Adapted from Rachel's script Friday night:
There are places in this country that look from the outside like nondescript buildings, until you happen to notice that there are no windows facing the street and that guy hanging out at the front entrance is an armed, plain-clothes security officer and he is guarding the front door.
Once you get inside, there are security check points and metal detectors. The lobby is locked down from the rest of the building. There are key pads with secret codes, not just to get in, the first place, but even once you are inside to get from one wing of the building to the other. There are security cameras monitoring every corner of the building. The folks who work at these places sometimes come to work in disguise and when they come to work, they take a different route each day. Sometimes they park their cars off site and are driven into the office by a different person each week, who also takes a different route each time. Some of them use assumed names outside the office.
These places are not field offices of the NSA or the CIA or some cagey private military contractor. These are medical offices. This is the way that medicine is being practiced in one small segment of the medical field. It is unlike anything else in American medicine. It is unlike any other part of American life that is not national security or corrections or intelligence.
But it is how you live if you are an abortion provider in a part of the country where aggressive hostility to abortion rights sometimes manifests as violence. These are not temporary security measures people adopt during a lockdown or at a particular time of crisis. This is day-to-day, everyday life.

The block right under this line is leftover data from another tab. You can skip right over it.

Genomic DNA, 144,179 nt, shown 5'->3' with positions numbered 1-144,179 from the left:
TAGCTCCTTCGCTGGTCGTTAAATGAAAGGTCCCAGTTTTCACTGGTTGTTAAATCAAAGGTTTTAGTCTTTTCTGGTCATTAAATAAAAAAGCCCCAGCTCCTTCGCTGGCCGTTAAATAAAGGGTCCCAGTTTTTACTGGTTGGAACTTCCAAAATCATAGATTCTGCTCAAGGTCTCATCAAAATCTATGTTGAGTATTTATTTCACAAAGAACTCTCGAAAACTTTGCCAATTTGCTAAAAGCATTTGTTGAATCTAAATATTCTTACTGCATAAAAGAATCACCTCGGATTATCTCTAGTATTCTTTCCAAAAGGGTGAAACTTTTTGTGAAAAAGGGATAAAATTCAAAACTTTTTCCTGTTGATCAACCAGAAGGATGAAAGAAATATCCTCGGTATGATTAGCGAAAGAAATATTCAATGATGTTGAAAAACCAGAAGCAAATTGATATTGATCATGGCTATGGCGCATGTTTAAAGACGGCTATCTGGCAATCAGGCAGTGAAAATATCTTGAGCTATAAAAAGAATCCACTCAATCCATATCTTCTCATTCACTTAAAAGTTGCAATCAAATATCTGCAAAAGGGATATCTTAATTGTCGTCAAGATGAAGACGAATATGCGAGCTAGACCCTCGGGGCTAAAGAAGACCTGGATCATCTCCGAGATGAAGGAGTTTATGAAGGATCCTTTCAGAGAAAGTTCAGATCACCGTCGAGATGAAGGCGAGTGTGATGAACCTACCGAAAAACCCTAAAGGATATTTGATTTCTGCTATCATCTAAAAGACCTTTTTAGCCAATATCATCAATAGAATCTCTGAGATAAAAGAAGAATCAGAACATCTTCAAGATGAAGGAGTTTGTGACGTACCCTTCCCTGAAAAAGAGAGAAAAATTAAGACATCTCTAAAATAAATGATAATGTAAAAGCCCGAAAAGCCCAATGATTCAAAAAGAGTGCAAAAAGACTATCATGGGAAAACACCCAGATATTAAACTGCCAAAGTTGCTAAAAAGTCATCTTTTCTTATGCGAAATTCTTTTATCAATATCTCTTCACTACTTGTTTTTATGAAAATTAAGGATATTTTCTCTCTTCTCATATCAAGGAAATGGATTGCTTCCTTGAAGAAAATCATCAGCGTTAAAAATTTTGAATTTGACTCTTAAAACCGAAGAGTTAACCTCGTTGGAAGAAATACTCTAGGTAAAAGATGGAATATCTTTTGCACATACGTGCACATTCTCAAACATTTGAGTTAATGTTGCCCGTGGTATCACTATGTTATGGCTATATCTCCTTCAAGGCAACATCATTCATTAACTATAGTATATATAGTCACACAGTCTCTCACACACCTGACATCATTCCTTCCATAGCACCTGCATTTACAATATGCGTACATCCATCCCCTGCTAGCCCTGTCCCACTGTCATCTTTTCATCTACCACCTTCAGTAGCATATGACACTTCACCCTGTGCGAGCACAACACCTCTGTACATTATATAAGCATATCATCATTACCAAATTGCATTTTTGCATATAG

It is a very strange way to live or work. There are four states in this country where there is only one abortion clinic in the whole state, including Mississippi, which is facing the prospect of becoming the first state where abortion access is, effectively, gone.
After the jump, part one of Rebekah Dryden and Anthony Terrell's report: Kansas.
If you are the only abortion provider in your state, it turns out that that makes your one medical office and, therefore, the women who seek medical care there, it makes them really easy targets for people who would like to end abortion in that state through harassment, or intimidation or through state government.
Trying to understand the constitutional edge that we are on right now in terms of abortion rights existing on paper versus existing in reality, part one of our special report yesterday was about recovering and regaining access to abortion rights in a part of the country where that access was
ended three and a half years ago by murder. That was Kansas, where that constitutional right is being protected and regained by a very savvy and determined group.